Out of Context

Posted: July 8, 2015 in Uncategorized

We as teachers are always sharing and collaborating. We as teachers quote each other when we hear something great! We as teachers do the best that we can to get our points across in a great way.

Yesterday I attended EdcampOKSDE (The Oklahoma State Department of Education Edcamp) and I was able to connect with several teachers in Oklahoma to share ideas. We had great discussions and even challenged each other’s thinking to become better educators.

One of the sessions that I attended was called “Rocks vs. Sucks”. For those of you who have never attended an edcamp before, this session is a common at edcamps. The purpose of this session is not to complain, but to chose a side over a topic and then share why you chose that side. It also offers you a chance to listen to the other side and many times realize that you didn’t think about that side.

I stepped out of the session for a moment and was asked to talk to The Oklahoman about the event. Kevin Hime and I were sharing about the session and how it works. We then were quoted in today’s paper.

Tuesday, Kevin Hime and Anthony Purcell agreed to disagree about Oklahoma’s A-F report card and neither educator got his feelings hurt.

Hime, superintendent of Clinton Public Schools, and Purcell, a teacher in the Stillwater school district, were among those participating in EdCamp on the first day of EngageOK, a summer education conference in downtown Oklahoma City.

Both spent time in a room designated Sucks or Rocks and chose one side or the other depending on the subject. The controversial report cards were a popular topic of discussion.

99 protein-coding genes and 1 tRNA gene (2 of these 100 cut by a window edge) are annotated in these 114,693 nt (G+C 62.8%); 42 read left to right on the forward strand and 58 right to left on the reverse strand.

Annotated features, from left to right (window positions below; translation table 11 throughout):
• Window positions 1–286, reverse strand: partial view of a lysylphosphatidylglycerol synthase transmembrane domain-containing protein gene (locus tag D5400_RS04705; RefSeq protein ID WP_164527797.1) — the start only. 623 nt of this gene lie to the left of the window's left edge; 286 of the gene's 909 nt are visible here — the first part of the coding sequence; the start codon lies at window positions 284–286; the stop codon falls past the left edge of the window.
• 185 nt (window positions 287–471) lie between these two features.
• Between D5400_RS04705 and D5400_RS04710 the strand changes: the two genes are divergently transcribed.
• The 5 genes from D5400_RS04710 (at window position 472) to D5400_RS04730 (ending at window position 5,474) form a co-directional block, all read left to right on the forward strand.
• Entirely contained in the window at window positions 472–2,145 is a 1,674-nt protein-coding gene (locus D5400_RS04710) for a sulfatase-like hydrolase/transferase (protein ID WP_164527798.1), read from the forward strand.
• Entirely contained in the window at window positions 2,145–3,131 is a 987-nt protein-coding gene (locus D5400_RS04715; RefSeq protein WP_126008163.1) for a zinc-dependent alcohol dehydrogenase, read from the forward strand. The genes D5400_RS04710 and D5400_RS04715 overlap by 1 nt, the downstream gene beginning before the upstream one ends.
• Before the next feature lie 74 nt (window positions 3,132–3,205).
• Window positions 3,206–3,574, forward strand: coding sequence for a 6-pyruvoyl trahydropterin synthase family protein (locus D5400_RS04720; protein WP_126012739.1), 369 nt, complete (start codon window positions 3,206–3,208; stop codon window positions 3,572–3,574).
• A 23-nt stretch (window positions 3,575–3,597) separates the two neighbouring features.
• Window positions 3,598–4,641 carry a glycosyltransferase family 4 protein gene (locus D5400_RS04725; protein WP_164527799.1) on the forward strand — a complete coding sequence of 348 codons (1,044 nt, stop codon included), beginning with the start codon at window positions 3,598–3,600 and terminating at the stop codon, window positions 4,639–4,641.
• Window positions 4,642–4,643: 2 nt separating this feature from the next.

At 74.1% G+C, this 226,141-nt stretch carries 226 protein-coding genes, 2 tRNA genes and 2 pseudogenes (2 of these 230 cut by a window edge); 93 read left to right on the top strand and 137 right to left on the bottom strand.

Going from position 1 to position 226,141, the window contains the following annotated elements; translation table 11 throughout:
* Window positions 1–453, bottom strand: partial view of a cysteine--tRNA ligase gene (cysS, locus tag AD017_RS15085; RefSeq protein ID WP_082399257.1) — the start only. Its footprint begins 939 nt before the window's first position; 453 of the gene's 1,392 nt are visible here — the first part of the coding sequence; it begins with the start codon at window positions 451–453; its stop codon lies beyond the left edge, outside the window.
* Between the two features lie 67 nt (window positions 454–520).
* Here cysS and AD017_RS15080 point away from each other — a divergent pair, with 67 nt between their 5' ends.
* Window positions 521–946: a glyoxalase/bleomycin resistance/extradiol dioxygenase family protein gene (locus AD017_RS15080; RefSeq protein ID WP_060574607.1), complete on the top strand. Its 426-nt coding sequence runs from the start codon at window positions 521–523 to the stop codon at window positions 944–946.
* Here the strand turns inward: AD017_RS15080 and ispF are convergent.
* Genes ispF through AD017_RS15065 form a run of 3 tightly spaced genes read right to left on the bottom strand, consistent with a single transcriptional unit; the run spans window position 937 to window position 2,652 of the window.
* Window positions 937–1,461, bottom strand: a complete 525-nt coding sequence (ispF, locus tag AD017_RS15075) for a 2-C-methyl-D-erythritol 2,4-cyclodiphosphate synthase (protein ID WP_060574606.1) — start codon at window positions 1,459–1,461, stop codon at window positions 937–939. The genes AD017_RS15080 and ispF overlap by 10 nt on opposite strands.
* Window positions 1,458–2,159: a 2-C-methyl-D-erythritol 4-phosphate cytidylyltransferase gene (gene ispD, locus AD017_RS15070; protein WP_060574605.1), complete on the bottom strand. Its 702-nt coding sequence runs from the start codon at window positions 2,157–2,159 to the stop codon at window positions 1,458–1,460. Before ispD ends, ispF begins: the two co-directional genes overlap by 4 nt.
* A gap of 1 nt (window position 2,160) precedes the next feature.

“I would say it sucks because it’s not valid,” Hime said. “It’s invalid because, first of all, 50 percent of it is based upon growth and the tests that we use were never designed to measure growth. Therefore, that in itself makes it invalid.”

Purcell doesn’t see it that way.

“It gives parents an eye to see how their school is doing so they can choose what communities they want to live in or what area of town they want to live in,” he said.

The A-F rating in the state of Oklahoma is a hot topic. So we were sharing how the discussion works. Kevin shared first about his views, then I (and you hear me say this in the recording) stated that I would take the other side to help offer a discussion. That is what happens in Rocks vs. Sucks.

Do I see good things about A-F? Kind of.

Do I fully support A-F? No.

Does this article make it seem like I approve of A-F? I think so.

I don’t feel that this article fully helped understand how Rocks vs. Sucks really works. I hope that my voice here helps you understand that in this session many teachers will go against the flow to create discussions and not just be one-sided all the time.

  1. Rummages&Ramblings says:

    Great thoughts, Anthony! I think its super valuable to have a forum to present both sides of an argument. We’ve done something similar with students called Academic Controversy-having kids pick sides, argue a point then turn around and argue other side but I love this idea of Rocks/Sucks. We often and for good reason, become very passionate about our side of an argument and then kind of lose some perspective (thinking any political discussion on cable news). Hearing the other side doesn’t mean we have to change our stance but it does help us communicate and articulate our points much better. We have edcamp coming up next month here and I’m stoked to see if they have a Rocks/Sucks session.
    Not sure why I waited so long to check out the blog but psyched I did-love it!
    Rock on friend

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